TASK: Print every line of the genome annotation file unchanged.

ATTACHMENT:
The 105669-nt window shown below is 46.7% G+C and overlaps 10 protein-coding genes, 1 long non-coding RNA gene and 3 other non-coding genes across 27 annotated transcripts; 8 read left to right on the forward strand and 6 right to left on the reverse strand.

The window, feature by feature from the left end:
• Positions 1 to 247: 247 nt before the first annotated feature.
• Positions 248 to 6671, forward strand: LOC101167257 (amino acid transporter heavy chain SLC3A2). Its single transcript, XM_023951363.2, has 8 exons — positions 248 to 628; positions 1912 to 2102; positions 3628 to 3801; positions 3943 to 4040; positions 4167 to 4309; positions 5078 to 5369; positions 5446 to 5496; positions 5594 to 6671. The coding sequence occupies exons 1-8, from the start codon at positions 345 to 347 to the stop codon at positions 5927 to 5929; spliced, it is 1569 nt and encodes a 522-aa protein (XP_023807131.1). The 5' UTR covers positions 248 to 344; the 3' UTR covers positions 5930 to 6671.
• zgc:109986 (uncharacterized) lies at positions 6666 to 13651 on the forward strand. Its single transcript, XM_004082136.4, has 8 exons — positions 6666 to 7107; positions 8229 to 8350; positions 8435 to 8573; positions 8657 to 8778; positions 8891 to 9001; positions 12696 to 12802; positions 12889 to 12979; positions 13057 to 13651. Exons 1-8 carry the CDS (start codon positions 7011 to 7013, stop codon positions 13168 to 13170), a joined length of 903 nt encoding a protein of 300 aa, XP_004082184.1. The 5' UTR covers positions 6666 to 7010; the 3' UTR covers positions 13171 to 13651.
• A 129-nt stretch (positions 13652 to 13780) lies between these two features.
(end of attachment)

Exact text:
The 105669-nt window shown below is 46.7% G+C and overlaps 10 protein-coding genes, 1 long non-coding RNA gene and 3 other non-coding genes across 27 annotated transcripts; 8 read left to right on the forward strand and 6 right to left on the reverse strand.

The window, feature by feature from the left end:
• Positions 1 to 247: 247 nt before the first annotated feature.
• Positions 248 to 6671, forward strand: LOC101167257 (amino acid transporter heavy chain SLC3A2). Its single transcript, XM_023951363.2, has 8 exons — positions 248 to 628; positions 1912 to 2102; positions 3628 to 3801; positions 3943 to 4040; positions 4167 to 4309; positions 5078 to 5369; positions 5446 to 5496; positions 5594 to 6671. The coding sequence occupies exons 1-8, from the start codon at positions 345 to 347 to the stop codon at positions 5927 to 5929; spliced, it is 1569 nt and encodes a 522-aa protein (XP_023807131.1). The 5' UTR covers positions 248 to 344; the 3' UTR covers positions 5930 to 6671.
• zgc:109986 (uncharacterized) lies at positions 6666 to 13651 on the forward strand. Its single transcript, XM_004082136.4, has 8 exons — positions 6666 to 7107; positions 8229 to 8350; positions 8435 to 8573; positions 8657 to 8778; positions 8891 to 9001; positions 12696 to 12802; positions 12889 to 12979; positions 13057 to 13651. Exons 1-8 carry the CDS (start codon positions 7011 to 7013, stop codon positions 13168 to 13170), a joined length of 903 nt encoding a protein of 300 aa, XP_004082184.1. The 5' UTR covers positions 6666 to 7010; the 3' UTR covers positions 13171 to 13651.
• A 129-nt stretch (positions 13652 to 13780) lies between these two features.